During the mentoring year William Kentridge wanted to show Mateo López how his work could expand and flower. In encounters in the United States and the Netherlands, and, most of all, for several weeks in Kentridge’s Johannesburg studio, the mentor encouraged his protégé to find radically new ways to create art. For López, Kentridge’s willingness to share his work space presented an extraordinary opportunity. “Talk is important, but the possibility of someone to work with is better,” he said.
William Kentridge, 2012-2013 Visual arts mentor What qualities made you choose Mateo López as your protégé?
A clear demonstration of skill and accomplishment in the area in which he has worked, and also an awareness on my part of the ways in which this particular field could be expanded or developed. In other words, both a sympathy with and connection to his project, and an interest in engaging it on its own terms.
What do you hope to contribute to his career?
His career must take care of itself. I hope to be able to show him, both in his work and in mine, ways that his work (which is always behind any career) can expand and flower.
How do you envisage working with Mateo over the next year?
I think the work will be partly through conversation, partly through his observing the work happening in my studio, and primarily through two or three periods of working in the same studio space – initially in parallel, each working on our own projects – and then seeing what seems comfortable in terms of crossover or collaboration. Seeing whether the collaboration extends as far as conversation, or into practical “making”. There is openness for this to happen, but not pressure that it must. The works of Julio Cortazar will serve as good a mentor as any.
Has someone acted as your mentor during your career? How did that person – or people – help you to establish yourself?
Bill Ainslie, who ran the Johannesburg Art Foundation, was an important teacher for me, and a mentor in the sense that what he demonstrated through his life was a capacity and a need for – and a hunger for – the hours spent in the studio; and the studio as the central space for thinking and discovery.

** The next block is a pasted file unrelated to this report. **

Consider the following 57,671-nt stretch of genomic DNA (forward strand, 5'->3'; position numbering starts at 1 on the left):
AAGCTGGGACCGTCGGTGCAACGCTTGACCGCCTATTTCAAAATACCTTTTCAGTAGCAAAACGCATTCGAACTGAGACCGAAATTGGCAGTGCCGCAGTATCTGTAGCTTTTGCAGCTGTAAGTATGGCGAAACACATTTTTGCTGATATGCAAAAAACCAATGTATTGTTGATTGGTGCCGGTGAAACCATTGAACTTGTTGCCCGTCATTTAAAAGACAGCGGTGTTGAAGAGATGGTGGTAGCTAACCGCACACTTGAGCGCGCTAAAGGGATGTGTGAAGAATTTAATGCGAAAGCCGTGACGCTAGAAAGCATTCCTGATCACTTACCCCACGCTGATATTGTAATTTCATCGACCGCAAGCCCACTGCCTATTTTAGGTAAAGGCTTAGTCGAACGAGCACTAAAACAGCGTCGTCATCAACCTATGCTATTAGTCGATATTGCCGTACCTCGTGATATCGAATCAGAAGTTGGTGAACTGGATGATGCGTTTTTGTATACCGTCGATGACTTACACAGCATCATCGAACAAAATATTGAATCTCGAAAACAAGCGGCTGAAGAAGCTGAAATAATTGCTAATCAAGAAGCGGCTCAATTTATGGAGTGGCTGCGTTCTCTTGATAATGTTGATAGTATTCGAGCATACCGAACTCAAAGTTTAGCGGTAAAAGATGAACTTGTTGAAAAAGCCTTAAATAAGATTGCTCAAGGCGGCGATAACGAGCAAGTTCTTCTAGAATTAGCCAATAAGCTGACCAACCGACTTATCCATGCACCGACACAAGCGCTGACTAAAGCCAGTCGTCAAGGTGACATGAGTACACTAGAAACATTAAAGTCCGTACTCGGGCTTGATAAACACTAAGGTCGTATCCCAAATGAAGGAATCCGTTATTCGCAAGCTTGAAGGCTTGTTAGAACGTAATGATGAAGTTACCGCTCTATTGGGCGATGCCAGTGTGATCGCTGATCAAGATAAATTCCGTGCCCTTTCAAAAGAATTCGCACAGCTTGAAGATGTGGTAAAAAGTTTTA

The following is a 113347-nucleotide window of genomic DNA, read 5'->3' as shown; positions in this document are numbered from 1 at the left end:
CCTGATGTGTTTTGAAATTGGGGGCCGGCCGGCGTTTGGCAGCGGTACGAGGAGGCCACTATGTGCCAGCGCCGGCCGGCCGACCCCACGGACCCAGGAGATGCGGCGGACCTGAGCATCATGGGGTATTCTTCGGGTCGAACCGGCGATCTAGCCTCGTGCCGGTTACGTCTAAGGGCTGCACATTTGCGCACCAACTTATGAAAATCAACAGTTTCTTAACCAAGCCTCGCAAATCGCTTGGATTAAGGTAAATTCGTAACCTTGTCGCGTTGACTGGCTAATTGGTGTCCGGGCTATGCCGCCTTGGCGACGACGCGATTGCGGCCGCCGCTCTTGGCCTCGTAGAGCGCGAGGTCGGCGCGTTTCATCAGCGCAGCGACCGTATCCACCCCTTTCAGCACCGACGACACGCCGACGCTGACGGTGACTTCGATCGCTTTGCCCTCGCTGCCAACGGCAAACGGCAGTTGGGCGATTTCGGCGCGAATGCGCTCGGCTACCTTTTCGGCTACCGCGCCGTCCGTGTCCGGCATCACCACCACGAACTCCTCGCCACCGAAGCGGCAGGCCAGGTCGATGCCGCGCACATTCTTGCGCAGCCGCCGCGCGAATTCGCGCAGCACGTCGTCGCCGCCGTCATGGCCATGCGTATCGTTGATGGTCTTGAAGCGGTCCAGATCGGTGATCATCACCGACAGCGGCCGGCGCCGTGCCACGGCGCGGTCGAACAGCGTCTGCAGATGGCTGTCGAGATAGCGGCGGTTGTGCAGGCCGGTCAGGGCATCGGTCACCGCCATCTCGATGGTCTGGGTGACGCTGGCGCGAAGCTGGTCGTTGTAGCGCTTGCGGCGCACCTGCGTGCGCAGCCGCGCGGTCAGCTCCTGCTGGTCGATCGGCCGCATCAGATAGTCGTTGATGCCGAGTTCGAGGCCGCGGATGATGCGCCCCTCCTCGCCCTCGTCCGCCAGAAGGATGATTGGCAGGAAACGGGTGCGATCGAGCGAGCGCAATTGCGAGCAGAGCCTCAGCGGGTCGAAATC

Mateo López is a highly skilled and imaginative artist who bases his work solidly on drawing, like his Mentor William Kentridge. López has already created several enigmatic works that show his aptitude and originality. Here he explains why his work, not his personal life, must come first in the mentoring year.
I’m a shy person, perhaps that’s why I’m drawing, because it’s an introspective process. Drawing transforms ideas onto paper. Being shy is not a problem for an artist. I prefer to be recognized for my work rather than my personality.
It is important to ask yourself all the time what you are doing. You don't need to be part of every exhibition that you're invited to, don’t overexpose your work.Sometimes drawing is like writing: you are using few elements – it is you and a piece of paper.
I aim for a narration in my work that describes the process of creation with a thread that connects one project with another. The view of a drawing recalls another drawing. It can include a drawing that is mistake. In this way it is biographical, but not in the sense of going back on your own story.
I try to involve the creative process in my work that describes the process of creation with a thread that connects one project with another. The view of a drawing recalls another drawing. It can include a drawing that is mistake. In this way it is biographical, but not in the sense of going back on your own story.
I keep a sketchbook in my pocket where I make notes. Drawings that I want to make. It’s like an image bank.
When I was invited to apply to the Rolex Arts Initiative, I started making the video I was required to submit with my application. I thought: “I don’t want to be in front of a camera, I prefer that my works talk about my artistic practice.” So my drawing became a kind of character in the video, with moods, mistakes, achievements. I decided not to appear in front of the camera, so when I did appear it was a drawing of me.
The first meeting with the mentor, William Kentridge, when he was deciding whom to choose as his Protégé, was really friendly. I was in a panic, in front of a big artist. But he is a really kind person and he made things go easily. He didn’t want to get into a deep conversation. He was more interested in doing things together, drawing at the same time, using the tools he works with. I was very happy as that’s the way I work. Talk is important, but the possibility of someone to work with is better. That made me calmer, more relaxed.
When I was at art school, Kentridge was one of the artists who appeared in many catalogues and magazines. I was interested in his work because his body of work is concentrated on drawings.
Another thing that interested me was the theme of his work – he is talking about his own context, apartheid and the recent history of South Africa.